It is thus of paramount importance to ensure that the smaller communities in our game also have this same sense of belonging to a group(s) and that they derive benefits for doing so regardless of their class, realm, server, etc. In an RvR-focused game like CU, if players of each realm really experience Realm Pride and get to know and care about their fellow realm-mates, these same players are less likely to engage in such RvR-breaking behaviors such as kill-trading, keep-trading, etc. which not only help shatter immersion but also spoil the enjoyment of their friends and realm-mates.  Thus, part of our job as the designers and developers of CU is to put systems in place to create interdependency that encourages players to work together so that they not only have the most fun but also enjoy the quickest ways to success within the game.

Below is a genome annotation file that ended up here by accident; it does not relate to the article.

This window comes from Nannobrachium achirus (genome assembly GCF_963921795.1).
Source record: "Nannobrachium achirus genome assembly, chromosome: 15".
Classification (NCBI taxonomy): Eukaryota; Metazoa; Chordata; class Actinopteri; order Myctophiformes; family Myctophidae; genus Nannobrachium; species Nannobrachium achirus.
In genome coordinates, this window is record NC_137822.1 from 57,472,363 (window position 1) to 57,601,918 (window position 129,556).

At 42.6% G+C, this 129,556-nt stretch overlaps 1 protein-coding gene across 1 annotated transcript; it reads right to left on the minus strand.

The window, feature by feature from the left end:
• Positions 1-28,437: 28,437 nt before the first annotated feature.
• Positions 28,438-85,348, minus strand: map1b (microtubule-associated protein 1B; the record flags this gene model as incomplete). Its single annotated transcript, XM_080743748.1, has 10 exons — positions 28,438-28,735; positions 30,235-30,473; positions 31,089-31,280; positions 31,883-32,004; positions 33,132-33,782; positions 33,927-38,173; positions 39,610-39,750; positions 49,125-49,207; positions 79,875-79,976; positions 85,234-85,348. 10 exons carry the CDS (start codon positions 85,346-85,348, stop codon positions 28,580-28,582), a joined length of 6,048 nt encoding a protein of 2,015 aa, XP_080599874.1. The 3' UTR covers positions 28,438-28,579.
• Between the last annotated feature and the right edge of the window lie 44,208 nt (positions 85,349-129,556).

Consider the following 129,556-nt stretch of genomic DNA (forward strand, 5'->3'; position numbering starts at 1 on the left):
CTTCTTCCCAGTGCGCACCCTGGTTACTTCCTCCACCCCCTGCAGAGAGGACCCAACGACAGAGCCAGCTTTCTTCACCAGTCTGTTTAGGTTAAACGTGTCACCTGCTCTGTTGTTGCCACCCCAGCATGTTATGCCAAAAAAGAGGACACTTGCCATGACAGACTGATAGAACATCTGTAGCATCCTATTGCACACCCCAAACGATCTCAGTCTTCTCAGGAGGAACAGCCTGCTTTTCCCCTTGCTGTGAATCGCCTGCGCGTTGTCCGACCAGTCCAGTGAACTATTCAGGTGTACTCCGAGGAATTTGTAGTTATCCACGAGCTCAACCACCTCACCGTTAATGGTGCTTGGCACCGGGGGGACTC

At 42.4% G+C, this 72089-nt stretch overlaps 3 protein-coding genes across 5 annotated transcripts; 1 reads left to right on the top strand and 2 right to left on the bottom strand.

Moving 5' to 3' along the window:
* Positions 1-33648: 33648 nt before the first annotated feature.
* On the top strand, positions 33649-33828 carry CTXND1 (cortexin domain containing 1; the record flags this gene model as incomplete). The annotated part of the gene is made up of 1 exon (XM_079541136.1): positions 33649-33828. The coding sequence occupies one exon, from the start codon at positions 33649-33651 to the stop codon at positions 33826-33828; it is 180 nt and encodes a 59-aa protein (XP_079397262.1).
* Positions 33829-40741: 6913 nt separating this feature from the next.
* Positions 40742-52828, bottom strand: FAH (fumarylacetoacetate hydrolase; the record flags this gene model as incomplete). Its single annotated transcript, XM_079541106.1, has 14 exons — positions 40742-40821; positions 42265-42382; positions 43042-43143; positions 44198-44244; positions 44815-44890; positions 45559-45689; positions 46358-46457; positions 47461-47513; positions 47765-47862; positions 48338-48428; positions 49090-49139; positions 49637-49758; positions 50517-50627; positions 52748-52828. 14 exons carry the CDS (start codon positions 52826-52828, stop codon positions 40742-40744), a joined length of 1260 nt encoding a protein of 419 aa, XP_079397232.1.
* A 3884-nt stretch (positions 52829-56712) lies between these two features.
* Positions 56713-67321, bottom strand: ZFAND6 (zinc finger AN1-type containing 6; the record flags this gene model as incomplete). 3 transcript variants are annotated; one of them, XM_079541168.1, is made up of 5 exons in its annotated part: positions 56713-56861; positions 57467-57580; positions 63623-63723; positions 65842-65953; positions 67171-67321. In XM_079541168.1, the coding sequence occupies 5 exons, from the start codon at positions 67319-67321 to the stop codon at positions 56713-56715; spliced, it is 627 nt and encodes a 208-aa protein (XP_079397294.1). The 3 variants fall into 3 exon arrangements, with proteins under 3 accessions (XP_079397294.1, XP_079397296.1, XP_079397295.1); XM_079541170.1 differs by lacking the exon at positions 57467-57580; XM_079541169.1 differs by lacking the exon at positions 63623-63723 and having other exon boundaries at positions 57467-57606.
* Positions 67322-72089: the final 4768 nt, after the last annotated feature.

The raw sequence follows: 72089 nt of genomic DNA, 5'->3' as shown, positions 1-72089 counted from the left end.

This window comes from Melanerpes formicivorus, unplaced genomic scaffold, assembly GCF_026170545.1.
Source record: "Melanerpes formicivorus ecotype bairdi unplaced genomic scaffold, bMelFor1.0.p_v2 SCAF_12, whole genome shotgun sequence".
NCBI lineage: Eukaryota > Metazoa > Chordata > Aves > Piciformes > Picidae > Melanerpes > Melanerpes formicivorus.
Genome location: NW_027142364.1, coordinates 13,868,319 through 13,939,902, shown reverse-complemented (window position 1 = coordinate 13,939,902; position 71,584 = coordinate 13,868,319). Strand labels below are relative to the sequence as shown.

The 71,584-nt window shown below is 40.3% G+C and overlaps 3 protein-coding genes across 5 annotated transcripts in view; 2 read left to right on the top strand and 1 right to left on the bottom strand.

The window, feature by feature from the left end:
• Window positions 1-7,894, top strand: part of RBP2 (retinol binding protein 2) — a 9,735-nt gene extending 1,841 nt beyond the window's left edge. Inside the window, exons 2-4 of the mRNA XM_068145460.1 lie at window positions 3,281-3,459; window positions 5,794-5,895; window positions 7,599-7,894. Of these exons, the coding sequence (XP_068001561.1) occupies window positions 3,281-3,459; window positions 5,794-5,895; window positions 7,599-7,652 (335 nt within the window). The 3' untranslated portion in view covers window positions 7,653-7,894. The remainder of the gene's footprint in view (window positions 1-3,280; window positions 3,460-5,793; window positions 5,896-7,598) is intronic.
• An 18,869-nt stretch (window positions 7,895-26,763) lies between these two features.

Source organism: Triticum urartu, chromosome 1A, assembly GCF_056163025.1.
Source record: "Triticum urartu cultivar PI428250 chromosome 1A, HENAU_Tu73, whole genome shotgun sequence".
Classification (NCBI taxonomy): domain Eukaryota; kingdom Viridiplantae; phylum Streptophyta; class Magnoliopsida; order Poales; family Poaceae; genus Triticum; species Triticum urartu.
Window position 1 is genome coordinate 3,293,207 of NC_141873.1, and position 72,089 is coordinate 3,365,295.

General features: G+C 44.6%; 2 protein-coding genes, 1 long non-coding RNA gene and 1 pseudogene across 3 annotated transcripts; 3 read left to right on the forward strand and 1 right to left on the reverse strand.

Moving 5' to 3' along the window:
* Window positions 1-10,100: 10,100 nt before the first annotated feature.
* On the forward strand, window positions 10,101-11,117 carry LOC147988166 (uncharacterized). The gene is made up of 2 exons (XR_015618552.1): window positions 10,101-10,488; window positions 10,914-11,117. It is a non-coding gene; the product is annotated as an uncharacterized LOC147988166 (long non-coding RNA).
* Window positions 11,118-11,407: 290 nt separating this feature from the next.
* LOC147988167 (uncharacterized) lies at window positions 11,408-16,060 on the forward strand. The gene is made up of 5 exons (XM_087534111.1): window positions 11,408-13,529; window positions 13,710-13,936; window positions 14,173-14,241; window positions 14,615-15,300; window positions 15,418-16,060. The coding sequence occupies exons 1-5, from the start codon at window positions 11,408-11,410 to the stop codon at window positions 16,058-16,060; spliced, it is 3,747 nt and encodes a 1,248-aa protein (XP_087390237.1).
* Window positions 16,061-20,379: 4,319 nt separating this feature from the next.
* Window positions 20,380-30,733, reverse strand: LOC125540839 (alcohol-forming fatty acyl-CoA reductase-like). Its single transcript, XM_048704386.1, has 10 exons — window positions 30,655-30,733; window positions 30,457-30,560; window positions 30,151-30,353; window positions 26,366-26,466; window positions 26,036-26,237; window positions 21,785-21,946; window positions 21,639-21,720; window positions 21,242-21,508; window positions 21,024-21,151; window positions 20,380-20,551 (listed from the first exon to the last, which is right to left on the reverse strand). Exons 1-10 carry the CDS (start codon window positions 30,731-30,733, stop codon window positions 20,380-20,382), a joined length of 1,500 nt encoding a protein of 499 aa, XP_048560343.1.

In terms of the crafting system, we want to build this interdependency not through creating a chain of required players (gatherers -> refiners -> builders) because that could lead to its own problems if one link in the chain is damaged/broken but rather to set up crafting goals and tasks that both encourage and reward group cooperation. At the same time, that system cannot prevent players from completing some of those actions if the requisite number of players are either not available or are simply unwilling to help their fellow crafters when requested. We will also create interdependency between the crafters and the non-crafters through the use of objectives that will require the help of non-crafters to secure, such as the special crafting stations in various structures scattered throughout the world, rare and precious metal deposits, etc. Along with the whole “no gear drop from PvE NPCs” principle, the same RvR-players who can go out into the wild and secure these objectives will also need the crafters to fulfill their gear and item needs as well as their help in building and fortifying structures. This interdependency is certainly a fine example of how forced socialization and grouping can work in a modern MMORPG in a manner that doesn’t seem strained and/or forced but flows a bit more naturally from both the IP’s perspective and the game’s design and principles.